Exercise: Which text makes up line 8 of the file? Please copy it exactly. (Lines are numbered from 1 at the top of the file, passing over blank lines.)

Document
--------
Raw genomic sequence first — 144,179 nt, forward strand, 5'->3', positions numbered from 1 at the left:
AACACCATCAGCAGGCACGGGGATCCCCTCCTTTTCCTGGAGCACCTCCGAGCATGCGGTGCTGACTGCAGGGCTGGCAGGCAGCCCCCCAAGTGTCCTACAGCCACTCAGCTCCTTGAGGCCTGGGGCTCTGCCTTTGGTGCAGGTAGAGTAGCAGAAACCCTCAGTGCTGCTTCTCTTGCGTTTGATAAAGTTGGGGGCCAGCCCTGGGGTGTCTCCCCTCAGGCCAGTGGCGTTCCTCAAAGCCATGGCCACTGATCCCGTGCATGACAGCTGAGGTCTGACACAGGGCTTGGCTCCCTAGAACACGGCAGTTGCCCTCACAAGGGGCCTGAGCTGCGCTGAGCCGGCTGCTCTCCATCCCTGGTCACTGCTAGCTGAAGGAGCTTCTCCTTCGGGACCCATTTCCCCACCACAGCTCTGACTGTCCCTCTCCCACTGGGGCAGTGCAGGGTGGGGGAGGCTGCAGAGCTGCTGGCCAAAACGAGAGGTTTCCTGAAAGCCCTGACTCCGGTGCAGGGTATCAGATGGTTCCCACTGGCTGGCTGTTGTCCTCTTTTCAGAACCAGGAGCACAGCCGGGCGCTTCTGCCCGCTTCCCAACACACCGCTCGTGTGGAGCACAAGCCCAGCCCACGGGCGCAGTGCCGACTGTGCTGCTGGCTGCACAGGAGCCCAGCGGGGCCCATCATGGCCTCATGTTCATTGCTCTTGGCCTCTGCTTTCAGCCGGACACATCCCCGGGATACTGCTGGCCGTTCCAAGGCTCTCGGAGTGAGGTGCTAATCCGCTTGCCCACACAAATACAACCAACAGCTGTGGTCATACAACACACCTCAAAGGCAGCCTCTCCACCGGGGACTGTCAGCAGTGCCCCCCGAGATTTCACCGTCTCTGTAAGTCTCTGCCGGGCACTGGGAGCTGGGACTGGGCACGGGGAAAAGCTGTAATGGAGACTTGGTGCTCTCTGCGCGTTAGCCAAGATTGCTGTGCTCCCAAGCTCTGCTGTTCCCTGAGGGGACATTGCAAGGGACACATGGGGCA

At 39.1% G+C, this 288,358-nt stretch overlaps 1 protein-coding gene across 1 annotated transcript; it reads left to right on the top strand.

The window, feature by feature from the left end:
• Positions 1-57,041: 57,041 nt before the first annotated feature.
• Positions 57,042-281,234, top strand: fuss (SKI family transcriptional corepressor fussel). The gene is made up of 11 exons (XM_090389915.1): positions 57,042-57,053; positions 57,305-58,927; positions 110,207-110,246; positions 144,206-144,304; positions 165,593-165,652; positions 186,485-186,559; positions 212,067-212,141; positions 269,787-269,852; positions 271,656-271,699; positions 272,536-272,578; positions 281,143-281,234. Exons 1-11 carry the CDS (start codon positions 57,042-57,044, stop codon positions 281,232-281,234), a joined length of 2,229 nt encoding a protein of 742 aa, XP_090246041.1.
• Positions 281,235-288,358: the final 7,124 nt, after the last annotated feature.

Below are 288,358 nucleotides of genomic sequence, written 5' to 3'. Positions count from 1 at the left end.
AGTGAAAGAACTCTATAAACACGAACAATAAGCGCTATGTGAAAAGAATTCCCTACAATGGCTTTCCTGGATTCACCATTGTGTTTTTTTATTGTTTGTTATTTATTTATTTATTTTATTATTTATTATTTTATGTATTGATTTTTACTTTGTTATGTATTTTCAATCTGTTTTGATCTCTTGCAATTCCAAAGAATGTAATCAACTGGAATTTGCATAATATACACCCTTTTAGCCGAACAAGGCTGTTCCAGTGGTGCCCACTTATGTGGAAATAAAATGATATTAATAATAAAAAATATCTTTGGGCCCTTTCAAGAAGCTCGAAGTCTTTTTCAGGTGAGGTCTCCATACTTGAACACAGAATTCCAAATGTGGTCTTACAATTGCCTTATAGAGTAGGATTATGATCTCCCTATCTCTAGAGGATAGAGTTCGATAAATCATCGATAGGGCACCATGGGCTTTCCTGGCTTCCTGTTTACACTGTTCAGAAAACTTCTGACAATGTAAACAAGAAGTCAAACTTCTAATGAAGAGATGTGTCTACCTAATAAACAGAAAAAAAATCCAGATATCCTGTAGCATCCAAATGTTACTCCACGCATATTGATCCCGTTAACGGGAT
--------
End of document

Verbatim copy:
Below are 288,358 nucleotides of genomic sequence, written 5' to 3'. Positions count from 1 at the left end.